Trevor Gretten, Blake Nelson, Talitha Bennett

In Term 8, Blake Nelson '15 studied entrepreneurship with Professor David Burgess in ECB251 Introduction to Entrepreneurship. He “absolutely loved” the fully-enrolled class. “We need more of these,” he said, and added that he had “never had a class that was so engaging.” The learning was active. The focus was on projects. He and his classmates gained experience standing up, pitching their ideas, and working together on teams. By the end of the term, they had developed plans for their own enterprises.

During the term, Jennifer Ott, a representative of the University of Iowa's John Pappajohn Entrepreneurial Center, visited Cornell College to talk about the center's Student Accelerator. This is a ten week long summer program to develop entrepreneurial talents. Participants earn academic credit. The program provides each student with scholarships that cover the cost of tuition. The program also provides each student with a $2000 stipend.

Professor Burgess and his students met with Jennifer Ott. Students learned about the very special opportunity at the John Pappajohn Entrepreneurial Center. Professor Burgess encouraged his students to apply for admission into the program. He helped Blake and others put together their applications.

The program enrolls teams of three. Blake sought partners. He sent e-mail to classmates and interviewed candidates. Talitha Bennett '14 and Trevor Gretten '15 joined his team.

They called their winning proposal “Canine Partner Advocates.” The Student Accelerator accepted only ten teams. These ten teams include two teams from Cornell College. (The members of the other Cornell team are Grace Callahan '14, TJ Robison '17, and Peter Tran '15.)

Talitha was graduated in May. She studied English and creative writing. She has interests in editing (she edited Open Field, Cornell College's literary magazine) and marketing communications. She has a background in graphic design.

Talitha and Blake grew up in New Jersey and studied at a community college near home before coming to Cornell College.

Trevor grew up in Mount Vernon. He is a manager at Gary's supermarket in Mount Vernon. He has been working at the store for four and a half years. In the course of community service undertaken with a local Boy Scout troop, he learned how to solicit donations of labor and donations in kind. He organized and directed volunteers. An early interest in entrepreneurship led him to create a Web site for a community center while he was still a student in high school.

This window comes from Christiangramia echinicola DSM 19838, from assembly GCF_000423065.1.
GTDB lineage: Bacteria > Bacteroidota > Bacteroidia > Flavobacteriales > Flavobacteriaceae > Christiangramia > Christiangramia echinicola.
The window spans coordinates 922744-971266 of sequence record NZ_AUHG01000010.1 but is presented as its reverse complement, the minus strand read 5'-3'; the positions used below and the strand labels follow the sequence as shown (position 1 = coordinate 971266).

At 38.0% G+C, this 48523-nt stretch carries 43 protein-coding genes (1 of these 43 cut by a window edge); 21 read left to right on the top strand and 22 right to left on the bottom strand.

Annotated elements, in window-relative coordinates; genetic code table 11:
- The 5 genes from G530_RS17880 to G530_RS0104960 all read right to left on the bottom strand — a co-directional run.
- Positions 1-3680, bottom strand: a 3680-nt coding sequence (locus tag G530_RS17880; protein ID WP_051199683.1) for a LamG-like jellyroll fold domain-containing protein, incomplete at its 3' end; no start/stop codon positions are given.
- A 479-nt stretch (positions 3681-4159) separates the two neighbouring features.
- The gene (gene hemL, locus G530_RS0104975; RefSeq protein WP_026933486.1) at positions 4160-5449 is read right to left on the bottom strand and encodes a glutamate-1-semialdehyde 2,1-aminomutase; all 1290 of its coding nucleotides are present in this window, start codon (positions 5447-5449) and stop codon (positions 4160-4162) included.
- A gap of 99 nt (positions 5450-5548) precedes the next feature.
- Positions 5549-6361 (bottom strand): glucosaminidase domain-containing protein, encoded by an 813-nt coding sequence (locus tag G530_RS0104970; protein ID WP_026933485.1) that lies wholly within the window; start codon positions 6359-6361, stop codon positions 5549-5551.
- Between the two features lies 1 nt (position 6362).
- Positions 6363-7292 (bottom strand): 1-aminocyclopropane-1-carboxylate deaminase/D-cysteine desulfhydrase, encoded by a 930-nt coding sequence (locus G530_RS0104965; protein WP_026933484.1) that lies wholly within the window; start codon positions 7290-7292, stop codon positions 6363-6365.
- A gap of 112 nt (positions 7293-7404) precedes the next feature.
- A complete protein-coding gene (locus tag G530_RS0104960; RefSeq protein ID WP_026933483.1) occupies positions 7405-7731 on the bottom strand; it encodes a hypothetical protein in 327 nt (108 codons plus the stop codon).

Blake is studying religion and philosophy. Blake and Trevor share an interest in philosophy and have taken several courses together.

Blake and Talitha are dog lovers who have seen first hand how dogs can provide emotional support to people with special needs. Their aim is to provide psychiatric service dogs to people who are coping with post-traumatic stress disorder and similar disabilities. People have been training and using dogs for psychiatric service for about twenty-five years. Their use with disabled veterans is well-known. Blake, Talitha, and Trevor see unmet needs among other populations. The kind of support that psychiatric service dogs can provide is not yet so widely available in the Midwest as it is in some other parts of the country.

The cost of training a psychiatric service dog is high. Prices in the current market for a trained dog start at $30,000. Most of the cost is in the cost of labor. The high cost follows from the need of a trainer to work with an animal for a year or more. The trainer works directly with the owner and dog in the final phase. Owners and the organizations that train the dogs cooperate in fund-raising that defrays the cost for owners.

The three students have outlined a plan for reducing costs.

The three teammates have acquainted themselves with provisions of the Americans with Disabilities Act that regulate the use of service animals. They have learned how the law distinguishes among several kinds of service animals. The law defines the rights of disabled persons who make use of service animals. For example, it allows them to take their animals into public accommodations. They have begun to learn how insurance covers these services.

Trainers can teach a dog to remind an owner to take medicine. They can teach a dog to recognize an owner's anxious state and calm the owner by, for example, leaning against the person, turning on lights, or stepping between the owner and other people who might be making the owner feel anxious. The three students speak of service dogs providing “continuous bio-feedback.”

Professor Burgess will continue to advise Blake, Talitha, and Trevor. They will be working with Cornell's Civic Engagement Office. They have found a woman in Dubuque who has experience in the field that they are entering. She has also agreed to advise them. Through the Student Accelerator, they will meet and learn from other mentors and peers.

Their enterprise is a not for profit organization. Their mission includes education and advocacy, training, and support.